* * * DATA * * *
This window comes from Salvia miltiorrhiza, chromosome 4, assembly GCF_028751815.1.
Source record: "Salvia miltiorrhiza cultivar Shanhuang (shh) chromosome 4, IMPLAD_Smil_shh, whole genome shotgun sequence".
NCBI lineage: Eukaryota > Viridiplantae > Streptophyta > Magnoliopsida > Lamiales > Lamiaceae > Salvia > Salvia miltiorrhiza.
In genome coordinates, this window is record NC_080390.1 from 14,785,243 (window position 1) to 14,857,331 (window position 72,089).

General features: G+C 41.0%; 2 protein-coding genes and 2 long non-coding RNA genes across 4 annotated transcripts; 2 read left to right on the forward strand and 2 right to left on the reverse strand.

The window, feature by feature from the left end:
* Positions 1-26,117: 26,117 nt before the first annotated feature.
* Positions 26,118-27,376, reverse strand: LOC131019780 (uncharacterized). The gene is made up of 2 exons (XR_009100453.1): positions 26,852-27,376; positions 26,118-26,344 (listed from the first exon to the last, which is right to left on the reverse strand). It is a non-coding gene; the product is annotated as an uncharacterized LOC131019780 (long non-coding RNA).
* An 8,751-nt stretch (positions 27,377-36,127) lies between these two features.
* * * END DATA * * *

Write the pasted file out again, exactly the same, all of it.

This window comes from Salvia miltiorrhiza, chromosome 4, assembly GCF_028751815.1.
Source record: "Salvia miltiorrhiza cultivar Shanhuang (shh) chromosome 4, IMPLAD_Smil_shh, whole genome shotgun sequence".
NCBI lineage: Eukaryota > Viridiplantae > Streptophyta > Magnoliopsida > Lamiales > Lamiaceae > Salvia > Salvia miltiorrhiza.
In genome coordinates, this window is record NC_080390.1 from 14,785,243 (window position 1) to 14,857,331 (window position 72,089).

General features: G+C 41.0%; 2 protein-coding genes and 2 long non-coding RNA genes across 4 annotated transcripts; 2 read left to right on the forward strand and 2 right to left on the reverse strand.

The window, feature by feature from the left end:
* Positions 1-26,117: 26,117 nt before the first annotated feature.
* Positions 26,118-27,376, reverse strand: LOC131019780 (uncharacterized). The gene is made up of 2 exons (XR_009100453.1): positions 26,852-27,376; positions 26,118-26,344 (listed from the first exon to the last, which is right to left on the reverse strand). It is a non-coding gene; the product is annotated as an uncharacterized LOC131019780 (long non-coding RNA).
* An 8,751-nt stretch (positions 27,377-36,127) lies between these two features.